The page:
US7432771B2 (en) 2006-06-02 2008-10-07 Smartech Worldwide Limited Oscillator circuit having temperature and supply voltage compensation
US20070279141A1 (en) * 2006-06-02 2007-12-06 Martin Yeung-Kei Chui Oscillator circuit having temperature and supply voltage compensation
DE102007016639A1 (en) * 2007-04-05 2008-10-09 Austriamicrosystems Ag Oscillator arrangement and method for providing a clock signal
DE102007016639B4 (en) * 2007-04-05 2012-01-19 Austriamicrosystems Ag Oscillator arrangement and method for providing a clock signal
US20120142287A1 (en) * 2010-12-06 2012-06-07 Kabushiki Kaisha Toshiba Oscillator circuit, radio communication device and semiconductor integrated circuit
US8565705B2 (en) * 2010-12-06 2013-10-22 Kabushiki Kaisha Toshiba Oscillator circuit, radio communication device and semiconductor integrated circuit
US20130223152A1 (en) * 2011-08-02 2013-08-29 Elpida Memory, Inc. Clock generator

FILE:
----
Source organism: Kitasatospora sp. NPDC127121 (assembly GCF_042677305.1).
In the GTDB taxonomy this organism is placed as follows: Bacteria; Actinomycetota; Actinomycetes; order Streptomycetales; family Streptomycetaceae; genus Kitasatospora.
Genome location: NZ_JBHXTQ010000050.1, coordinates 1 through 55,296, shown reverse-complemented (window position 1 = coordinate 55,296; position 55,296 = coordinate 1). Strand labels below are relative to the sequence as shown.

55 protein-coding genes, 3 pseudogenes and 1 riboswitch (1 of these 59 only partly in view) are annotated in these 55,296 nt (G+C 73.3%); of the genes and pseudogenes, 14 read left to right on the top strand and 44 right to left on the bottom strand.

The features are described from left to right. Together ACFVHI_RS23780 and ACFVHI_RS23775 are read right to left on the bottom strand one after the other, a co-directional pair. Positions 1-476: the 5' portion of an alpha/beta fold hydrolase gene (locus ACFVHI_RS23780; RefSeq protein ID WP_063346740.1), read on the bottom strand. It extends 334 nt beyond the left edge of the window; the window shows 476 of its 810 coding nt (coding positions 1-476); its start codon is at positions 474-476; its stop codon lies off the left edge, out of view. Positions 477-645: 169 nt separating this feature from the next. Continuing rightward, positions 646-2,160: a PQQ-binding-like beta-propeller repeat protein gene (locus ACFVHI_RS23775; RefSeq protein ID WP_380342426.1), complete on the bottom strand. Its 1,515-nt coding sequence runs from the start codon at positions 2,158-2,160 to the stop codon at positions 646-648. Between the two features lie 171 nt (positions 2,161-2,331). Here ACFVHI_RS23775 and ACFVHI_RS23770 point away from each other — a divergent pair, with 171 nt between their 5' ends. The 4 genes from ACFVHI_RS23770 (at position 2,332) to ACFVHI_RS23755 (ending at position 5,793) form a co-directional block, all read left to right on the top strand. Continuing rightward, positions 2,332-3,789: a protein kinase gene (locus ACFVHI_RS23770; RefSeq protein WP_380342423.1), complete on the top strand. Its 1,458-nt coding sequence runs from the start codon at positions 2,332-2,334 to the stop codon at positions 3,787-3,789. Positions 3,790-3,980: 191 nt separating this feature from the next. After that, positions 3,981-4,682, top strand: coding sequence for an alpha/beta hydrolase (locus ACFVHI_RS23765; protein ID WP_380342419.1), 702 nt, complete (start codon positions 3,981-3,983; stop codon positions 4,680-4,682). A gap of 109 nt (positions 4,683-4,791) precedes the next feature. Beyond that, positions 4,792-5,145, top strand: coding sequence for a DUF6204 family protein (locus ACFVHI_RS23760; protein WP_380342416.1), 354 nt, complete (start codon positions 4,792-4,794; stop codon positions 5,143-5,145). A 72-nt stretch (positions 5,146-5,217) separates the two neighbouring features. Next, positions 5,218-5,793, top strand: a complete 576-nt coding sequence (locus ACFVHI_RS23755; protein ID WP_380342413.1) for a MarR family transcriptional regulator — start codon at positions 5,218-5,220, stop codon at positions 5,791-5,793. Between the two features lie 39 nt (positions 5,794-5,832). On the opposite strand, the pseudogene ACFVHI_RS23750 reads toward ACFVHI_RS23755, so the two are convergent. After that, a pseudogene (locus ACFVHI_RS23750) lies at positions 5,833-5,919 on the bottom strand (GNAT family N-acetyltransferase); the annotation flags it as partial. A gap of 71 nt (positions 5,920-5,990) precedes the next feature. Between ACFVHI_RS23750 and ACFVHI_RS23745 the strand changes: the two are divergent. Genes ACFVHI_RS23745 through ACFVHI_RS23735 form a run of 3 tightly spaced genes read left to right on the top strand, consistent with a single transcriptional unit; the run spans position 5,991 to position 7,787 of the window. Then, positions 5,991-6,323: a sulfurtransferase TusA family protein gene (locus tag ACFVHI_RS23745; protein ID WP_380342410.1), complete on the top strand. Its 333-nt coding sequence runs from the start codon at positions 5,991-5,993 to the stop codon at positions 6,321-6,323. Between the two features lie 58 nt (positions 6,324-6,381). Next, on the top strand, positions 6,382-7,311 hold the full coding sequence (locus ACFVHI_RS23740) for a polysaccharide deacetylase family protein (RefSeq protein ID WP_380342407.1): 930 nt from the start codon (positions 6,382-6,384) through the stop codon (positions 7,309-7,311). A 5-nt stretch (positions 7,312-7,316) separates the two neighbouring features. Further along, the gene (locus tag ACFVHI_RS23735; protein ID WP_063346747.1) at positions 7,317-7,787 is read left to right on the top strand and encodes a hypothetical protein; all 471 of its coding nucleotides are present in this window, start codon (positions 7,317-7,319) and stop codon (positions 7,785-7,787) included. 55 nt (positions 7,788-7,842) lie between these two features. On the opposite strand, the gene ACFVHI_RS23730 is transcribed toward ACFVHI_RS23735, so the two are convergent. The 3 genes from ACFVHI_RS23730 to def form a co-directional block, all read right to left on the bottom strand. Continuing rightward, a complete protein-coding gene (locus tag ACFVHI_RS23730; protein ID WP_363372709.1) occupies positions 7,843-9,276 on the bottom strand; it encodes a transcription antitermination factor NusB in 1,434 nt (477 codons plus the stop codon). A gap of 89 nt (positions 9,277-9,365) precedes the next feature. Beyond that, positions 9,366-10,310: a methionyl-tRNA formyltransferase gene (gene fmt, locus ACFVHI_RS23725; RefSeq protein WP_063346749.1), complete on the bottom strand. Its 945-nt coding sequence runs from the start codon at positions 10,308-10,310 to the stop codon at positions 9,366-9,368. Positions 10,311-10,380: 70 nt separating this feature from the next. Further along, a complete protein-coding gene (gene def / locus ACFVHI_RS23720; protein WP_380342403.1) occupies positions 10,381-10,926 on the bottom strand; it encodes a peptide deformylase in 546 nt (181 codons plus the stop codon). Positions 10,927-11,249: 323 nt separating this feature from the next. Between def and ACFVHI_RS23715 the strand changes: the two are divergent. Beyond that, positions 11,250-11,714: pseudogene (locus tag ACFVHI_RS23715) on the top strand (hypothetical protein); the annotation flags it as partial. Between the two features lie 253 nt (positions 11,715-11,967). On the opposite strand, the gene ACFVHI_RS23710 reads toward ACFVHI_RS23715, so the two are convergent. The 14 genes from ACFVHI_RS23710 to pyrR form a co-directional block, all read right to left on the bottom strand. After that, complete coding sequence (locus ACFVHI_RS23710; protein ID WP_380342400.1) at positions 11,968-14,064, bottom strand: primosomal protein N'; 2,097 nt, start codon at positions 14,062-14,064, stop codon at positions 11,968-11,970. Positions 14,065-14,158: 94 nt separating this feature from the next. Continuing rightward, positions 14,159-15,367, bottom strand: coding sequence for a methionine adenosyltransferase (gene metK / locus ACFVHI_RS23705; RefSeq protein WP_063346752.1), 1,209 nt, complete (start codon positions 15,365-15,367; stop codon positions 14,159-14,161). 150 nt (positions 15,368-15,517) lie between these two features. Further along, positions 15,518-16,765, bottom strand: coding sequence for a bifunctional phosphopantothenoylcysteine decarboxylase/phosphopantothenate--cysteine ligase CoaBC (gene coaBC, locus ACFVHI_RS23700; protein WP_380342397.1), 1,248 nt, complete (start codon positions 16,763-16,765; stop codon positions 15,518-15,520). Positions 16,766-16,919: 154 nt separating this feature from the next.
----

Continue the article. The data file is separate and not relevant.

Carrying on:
US8884666B2 (en) 2011-08-02 2014-11-11 Ps4 Luxco S.A.R.L. Clock generator
US8773210B2 (en) 2012-10-31 2014-07-08 Freescale Semiconductor, Inc. Relaxation oscillator
US8803619B1 (en) 2013-01-30 2014-08-12 Freescale Semiconductor, Inc. Relaxation oscillator with self-biased comparator

Similar Documents

Publication Publication Date Title
US5136260A (en) PLL clock synthesizer using current controlled ring oscillator
US5670915A (en) Accurate RC oscillator having peak - to - peak voltage control
US5561385A (en) Internal voltage generator for semiconductor device
US6774644B2 (en) Method and circuit for compensating MOSFET capacitance variations in integrated circuits
US5760637A (en) Programmable charge pump
US5126695A (en) Semiconductor integrated circuit device operated with an applied voltage lower than required by its clock oscillator